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Scientists create material that mimics adaptive squid skin

"Our ultimate goal is to create artificial skin that can mimic fast acting active camouflage," said researcher Aaron Fishman.

By Brooks Hays

BRISTOL, England, June 15 (UPI) -- Scientists often try to take what they see in nature and recreate it or apply it to their work in the laboratory. That's what researchers at the University of Bristol did in designing a smart material inspired by the camouflaging skin of a squid.

The skin of squids and other cephalopods is characterized by chromatophores, small embedded pigmented cells which can expand and contract to manipulate the skin's color and texture. Recent research showed that squid skin can actually sense its surroundings -- without the assistance of the brain -- and respond by adopting a new appearance.

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Material scientists at Bristol used this biological technology as a model to create camouflaging smart materials made of artificial chromatophores. The synthetic chromatophores are made of thin layers of dielectric elastomer, a soft, rubbery polymer that can be manipulated by pulses of electricity.

The new smart material enables scientists to recreate a patterning phenomenon used by real cephalopods called the "passing cloud" display. The pattern features bright bands of colors spreading out in waves across the skin; it's is employed as a way to distract and repel predators.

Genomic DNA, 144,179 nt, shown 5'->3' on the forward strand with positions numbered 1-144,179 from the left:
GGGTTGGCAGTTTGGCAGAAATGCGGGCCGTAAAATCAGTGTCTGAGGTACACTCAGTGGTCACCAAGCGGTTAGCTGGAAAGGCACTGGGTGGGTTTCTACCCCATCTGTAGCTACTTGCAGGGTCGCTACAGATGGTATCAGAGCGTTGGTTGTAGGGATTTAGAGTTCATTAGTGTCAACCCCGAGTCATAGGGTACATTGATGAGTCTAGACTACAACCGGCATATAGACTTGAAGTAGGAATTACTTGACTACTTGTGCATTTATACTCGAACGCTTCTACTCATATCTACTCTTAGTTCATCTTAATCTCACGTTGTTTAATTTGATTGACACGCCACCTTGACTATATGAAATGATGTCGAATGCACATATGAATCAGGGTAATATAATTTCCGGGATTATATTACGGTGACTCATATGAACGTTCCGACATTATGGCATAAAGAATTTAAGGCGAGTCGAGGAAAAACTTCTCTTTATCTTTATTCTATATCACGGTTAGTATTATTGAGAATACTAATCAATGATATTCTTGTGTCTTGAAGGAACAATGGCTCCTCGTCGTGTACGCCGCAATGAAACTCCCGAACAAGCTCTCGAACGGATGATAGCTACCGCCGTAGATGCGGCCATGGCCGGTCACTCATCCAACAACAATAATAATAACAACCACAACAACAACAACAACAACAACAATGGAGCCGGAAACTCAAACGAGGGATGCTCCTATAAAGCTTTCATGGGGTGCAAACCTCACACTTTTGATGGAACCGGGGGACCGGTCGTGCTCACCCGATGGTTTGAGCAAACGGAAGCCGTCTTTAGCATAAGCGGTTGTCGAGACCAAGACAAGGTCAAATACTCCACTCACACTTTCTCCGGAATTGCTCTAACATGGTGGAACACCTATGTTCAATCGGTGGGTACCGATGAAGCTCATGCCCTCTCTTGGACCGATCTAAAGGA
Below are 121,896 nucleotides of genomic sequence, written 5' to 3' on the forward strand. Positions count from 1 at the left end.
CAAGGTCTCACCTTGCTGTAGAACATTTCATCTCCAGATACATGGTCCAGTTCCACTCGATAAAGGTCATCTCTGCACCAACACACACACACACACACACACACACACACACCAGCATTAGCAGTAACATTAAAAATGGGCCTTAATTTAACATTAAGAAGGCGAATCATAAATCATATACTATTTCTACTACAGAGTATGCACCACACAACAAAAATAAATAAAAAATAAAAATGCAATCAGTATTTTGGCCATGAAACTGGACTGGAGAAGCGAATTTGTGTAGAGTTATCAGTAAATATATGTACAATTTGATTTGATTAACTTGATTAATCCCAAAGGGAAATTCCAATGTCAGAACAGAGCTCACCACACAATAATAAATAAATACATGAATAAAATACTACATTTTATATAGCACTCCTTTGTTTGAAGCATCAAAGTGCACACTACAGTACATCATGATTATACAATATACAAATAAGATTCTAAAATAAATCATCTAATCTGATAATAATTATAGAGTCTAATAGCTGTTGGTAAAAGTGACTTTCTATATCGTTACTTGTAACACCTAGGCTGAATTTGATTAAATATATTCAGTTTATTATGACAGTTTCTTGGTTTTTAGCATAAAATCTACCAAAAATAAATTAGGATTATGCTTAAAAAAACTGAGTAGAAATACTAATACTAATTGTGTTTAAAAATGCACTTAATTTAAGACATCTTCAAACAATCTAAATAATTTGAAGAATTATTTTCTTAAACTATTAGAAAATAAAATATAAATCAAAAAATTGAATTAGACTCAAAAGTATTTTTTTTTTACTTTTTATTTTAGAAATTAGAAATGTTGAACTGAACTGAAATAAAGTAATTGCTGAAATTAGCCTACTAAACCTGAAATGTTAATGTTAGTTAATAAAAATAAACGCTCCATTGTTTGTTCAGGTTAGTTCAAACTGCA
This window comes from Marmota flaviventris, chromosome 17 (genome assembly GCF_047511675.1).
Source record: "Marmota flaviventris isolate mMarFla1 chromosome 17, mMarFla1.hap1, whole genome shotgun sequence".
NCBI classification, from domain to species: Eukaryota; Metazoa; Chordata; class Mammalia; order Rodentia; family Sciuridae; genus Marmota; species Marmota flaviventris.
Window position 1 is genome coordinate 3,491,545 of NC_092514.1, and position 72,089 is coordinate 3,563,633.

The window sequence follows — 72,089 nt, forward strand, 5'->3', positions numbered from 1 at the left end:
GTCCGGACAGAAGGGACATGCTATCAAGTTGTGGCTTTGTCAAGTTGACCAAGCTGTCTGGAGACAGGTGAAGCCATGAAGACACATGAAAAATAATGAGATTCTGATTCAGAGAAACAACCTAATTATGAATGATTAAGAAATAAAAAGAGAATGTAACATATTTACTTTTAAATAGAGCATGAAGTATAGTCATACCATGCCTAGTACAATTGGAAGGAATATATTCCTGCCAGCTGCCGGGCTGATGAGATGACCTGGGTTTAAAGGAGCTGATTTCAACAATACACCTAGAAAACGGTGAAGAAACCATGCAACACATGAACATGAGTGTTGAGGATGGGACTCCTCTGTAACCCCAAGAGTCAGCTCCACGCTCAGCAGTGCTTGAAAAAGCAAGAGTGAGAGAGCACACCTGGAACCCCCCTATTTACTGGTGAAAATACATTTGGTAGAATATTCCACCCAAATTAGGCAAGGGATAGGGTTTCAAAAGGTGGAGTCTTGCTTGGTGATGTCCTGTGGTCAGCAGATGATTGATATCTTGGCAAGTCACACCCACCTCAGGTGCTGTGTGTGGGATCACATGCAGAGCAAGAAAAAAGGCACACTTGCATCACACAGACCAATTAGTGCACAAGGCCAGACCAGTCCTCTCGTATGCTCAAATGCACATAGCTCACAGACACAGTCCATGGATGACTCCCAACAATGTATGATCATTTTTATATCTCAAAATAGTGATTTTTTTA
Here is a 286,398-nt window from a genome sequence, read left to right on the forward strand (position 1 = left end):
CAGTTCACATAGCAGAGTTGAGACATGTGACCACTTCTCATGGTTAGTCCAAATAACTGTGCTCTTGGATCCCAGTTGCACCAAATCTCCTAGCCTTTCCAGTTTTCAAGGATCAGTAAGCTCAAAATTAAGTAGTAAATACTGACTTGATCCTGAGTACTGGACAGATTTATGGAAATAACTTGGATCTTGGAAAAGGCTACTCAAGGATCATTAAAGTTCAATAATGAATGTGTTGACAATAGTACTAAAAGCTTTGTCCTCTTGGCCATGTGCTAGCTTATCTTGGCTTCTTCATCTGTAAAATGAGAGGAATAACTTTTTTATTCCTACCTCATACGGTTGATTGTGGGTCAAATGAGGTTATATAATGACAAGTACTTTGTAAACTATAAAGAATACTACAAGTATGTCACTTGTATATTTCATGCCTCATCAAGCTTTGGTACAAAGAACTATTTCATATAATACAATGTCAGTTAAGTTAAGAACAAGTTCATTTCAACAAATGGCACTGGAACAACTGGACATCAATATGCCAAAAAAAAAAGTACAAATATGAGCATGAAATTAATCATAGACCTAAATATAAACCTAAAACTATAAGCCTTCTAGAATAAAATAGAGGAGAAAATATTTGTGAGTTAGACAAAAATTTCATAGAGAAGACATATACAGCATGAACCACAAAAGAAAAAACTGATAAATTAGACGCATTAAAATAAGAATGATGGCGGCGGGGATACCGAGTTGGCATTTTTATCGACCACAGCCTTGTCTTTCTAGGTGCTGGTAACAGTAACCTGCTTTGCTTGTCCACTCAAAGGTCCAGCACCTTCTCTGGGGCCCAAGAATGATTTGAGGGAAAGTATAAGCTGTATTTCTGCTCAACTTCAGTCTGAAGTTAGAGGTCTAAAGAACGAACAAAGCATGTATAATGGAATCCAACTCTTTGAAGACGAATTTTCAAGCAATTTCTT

"Our ultimate goal is to create artificial skin that can mimic fast acting active camouflage and be used for smart clothing such as cloaking suits and dynamic illuminated clothing," lead researcher Aaron Fishman, a visiting fellow at Bristol, said in a press release.

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"The cloaking suit could be used to blend into a variety of environments, such as in the wild," Fishman said. "It could also be used for signalling purposes, for example search and rescue operations when people who are in danger need to stand out."

The researchers hope to further develop their smart material so that is is more dynamic and able to respond to different stimuli and produce a diversity of patterns.

The smart skin's development was recently detailed in the Journal of the Royal Society Interface.

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